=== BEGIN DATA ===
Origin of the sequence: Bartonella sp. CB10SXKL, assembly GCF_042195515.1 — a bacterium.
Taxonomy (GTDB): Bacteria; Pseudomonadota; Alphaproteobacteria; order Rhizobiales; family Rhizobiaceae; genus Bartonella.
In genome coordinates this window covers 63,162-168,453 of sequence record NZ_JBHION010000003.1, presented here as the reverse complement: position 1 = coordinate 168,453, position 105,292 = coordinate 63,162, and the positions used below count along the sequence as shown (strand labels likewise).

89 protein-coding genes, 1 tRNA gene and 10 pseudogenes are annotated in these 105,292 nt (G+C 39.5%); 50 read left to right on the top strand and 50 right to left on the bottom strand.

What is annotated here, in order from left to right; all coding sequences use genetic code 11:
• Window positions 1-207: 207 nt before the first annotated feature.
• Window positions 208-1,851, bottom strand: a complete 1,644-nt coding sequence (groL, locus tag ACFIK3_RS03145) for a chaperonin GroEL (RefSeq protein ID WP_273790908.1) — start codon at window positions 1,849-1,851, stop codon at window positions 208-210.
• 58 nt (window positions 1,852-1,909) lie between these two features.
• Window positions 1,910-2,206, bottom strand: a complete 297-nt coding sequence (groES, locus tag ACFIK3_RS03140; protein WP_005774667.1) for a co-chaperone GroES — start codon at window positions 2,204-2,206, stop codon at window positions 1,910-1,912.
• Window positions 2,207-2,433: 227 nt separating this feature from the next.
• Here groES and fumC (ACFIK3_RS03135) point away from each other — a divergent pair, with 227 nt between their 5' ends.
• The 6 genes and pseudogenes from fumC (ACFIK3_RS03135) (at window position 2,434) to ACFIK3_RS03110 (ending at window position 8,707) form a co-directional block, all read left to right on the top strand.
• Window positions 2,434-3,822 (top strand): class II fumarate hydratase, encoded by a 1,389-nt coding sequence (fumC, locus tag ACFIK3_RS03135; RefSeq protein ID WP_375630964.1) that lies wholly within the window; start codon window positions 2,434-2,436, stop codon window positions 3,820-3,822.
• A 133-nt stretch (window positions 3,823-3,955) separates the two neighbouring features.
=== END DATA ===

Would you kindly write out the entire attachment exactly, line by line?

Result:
Origin of the sequence: Bartonella sp. CB10SXKL, assembly GCF_042195515.1 — a bacterium.
Taxonomy (GTDB): Bacteria; Pseudomonadota; Alphaproteobacteria; order Rhizobiales; family Rhizobiaceae; genus Bartonella.
In genome coordinates this window covers 63,162-168,453 of sequence record NZ_JBHION010000003.1, presented here as the reverse complement: position 1 = coordinate 168,453, position 105,292 = coordinate 63,162, and the positions used below count along the sequence as shown (strand labels likewise).

89 protein-coding genes, 1 tRNA gene and 10 pseudogenes are annotated in these 105,292 nt (G+C 39.5%); 50 read left to right on the top strand and 50 right to left on the bottom strand.

What is annotated here, in order from left to right; all coding sequences use genetic code 11:
• Window positions 1-207: 207 nt before the first annotated feature.
• Window positions 208-1,851, bottom strand: a complete 1,644-nt coding sequence (groL, locus tag ACFIK3_RS03145) for a chaperonin GroEL (RefSeq protein ID WP_273790908.1) — start codon at window positions 1,849-1,851, stop codon at window positions 208-210.
• 58 nt (window positions 1,852-1,909) lie between these two features.
• Window positions 1,910-2,206, bottom strand: a complete 297-nt coding sequence (groES, locus tag ACFIK3_RS03140; protein WP_005774667.1) for a co-chaperone GroES — start codon at window positions 2,204-2,206, stop codon at window positions 1,910-1,912.
• Window positions 2,207-2,433: 227 nt separating this feature from the next.
• Here groES and fumC (ACFIK3_RS03135) point away from each other — a divergent pair, with 227 nt between their 5' ends.
• The 6 genes and pseudogenes from fumC (ACFIK3_RS03135) (at window position 2,434) to ACFIK3_RS03110 (ending at window position 8,707) form a co-directional block, all read left to right on the top strand.
• Window positions 2,434-3,822 (top strand): class II fumarate hydratase, encoded by a 1,389-nt coding sequence (fumC, locus tag ACFIK3_RS03135; RefSeq protein ID WP_375630964.1) that lies wholly within the window; start codon window positions 2,434-2,436, stop codon window positions 3,820-3,822.
• A 133-nt stretch (window positions 3,823-3,955) separates the two neighbouring features.